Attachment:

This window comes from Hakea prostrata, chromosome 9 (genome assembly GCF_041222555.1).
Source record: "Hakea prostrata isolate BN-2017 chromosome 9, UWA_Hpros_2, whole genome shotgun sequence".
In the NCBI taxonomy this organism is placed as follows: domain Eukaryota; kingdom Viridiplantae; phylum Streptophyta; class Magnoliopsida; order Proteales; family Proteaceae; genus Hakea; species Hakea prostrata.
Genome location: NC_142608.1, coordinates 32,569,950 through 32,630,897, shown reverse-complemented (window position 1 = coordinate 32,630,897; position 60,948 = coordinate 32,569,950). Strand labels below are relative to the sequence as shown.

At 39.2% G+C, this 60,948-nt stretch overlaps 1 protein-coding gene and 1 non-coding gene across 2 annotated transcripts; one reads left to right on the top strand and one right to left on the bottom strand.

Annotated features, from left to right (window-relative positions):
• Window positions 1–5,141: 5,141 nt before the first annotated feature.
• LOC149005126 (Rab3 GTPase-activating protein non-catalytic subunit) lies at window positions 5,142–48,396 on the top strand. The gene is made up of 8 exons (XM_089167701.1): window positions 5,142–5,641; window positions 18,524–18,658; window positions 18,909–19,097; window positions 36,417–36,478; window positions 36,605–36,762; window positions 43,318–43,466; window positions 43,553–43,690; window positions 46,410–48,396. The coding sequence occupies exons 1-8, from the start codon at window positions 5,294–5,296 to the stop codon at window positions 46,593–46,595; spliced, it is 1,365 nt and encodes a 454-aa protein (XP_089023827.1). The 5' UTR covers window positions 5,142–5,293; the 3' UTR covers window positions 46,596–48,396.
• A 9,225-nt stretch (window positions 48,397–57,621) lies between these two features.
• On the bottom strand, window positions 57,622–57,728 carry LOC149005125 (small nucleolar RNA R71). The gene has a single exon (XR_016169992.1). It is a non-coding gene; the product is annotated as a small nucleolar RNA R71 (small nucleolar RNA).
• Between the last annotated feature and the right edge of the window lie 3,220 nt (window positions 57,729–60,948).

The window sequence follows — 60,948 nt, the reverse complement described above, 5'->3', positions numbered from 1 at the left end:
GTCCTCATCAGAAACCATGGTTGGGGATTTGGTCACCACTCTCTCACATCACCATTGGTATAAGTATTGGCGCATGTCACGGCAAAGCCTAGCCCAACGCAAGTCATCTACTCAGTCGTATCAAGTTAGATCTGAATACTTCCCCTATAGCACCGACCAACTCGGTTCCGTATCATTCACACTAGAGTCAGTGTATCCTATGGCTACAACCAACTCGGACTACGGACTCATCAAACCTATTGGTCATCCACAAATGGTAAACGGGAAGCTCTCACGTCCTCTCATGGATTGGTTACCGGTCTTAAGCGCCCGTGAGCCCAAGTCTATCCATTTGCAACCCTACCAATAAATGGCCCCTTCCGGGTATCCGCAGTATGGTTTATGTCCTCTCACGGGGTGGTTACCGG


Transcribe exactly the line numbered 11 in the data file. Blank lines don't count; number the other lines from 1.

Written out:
• Between the last annotated feature and the right edge of the window lie 3,220 nt (window positions 57,729–60,948).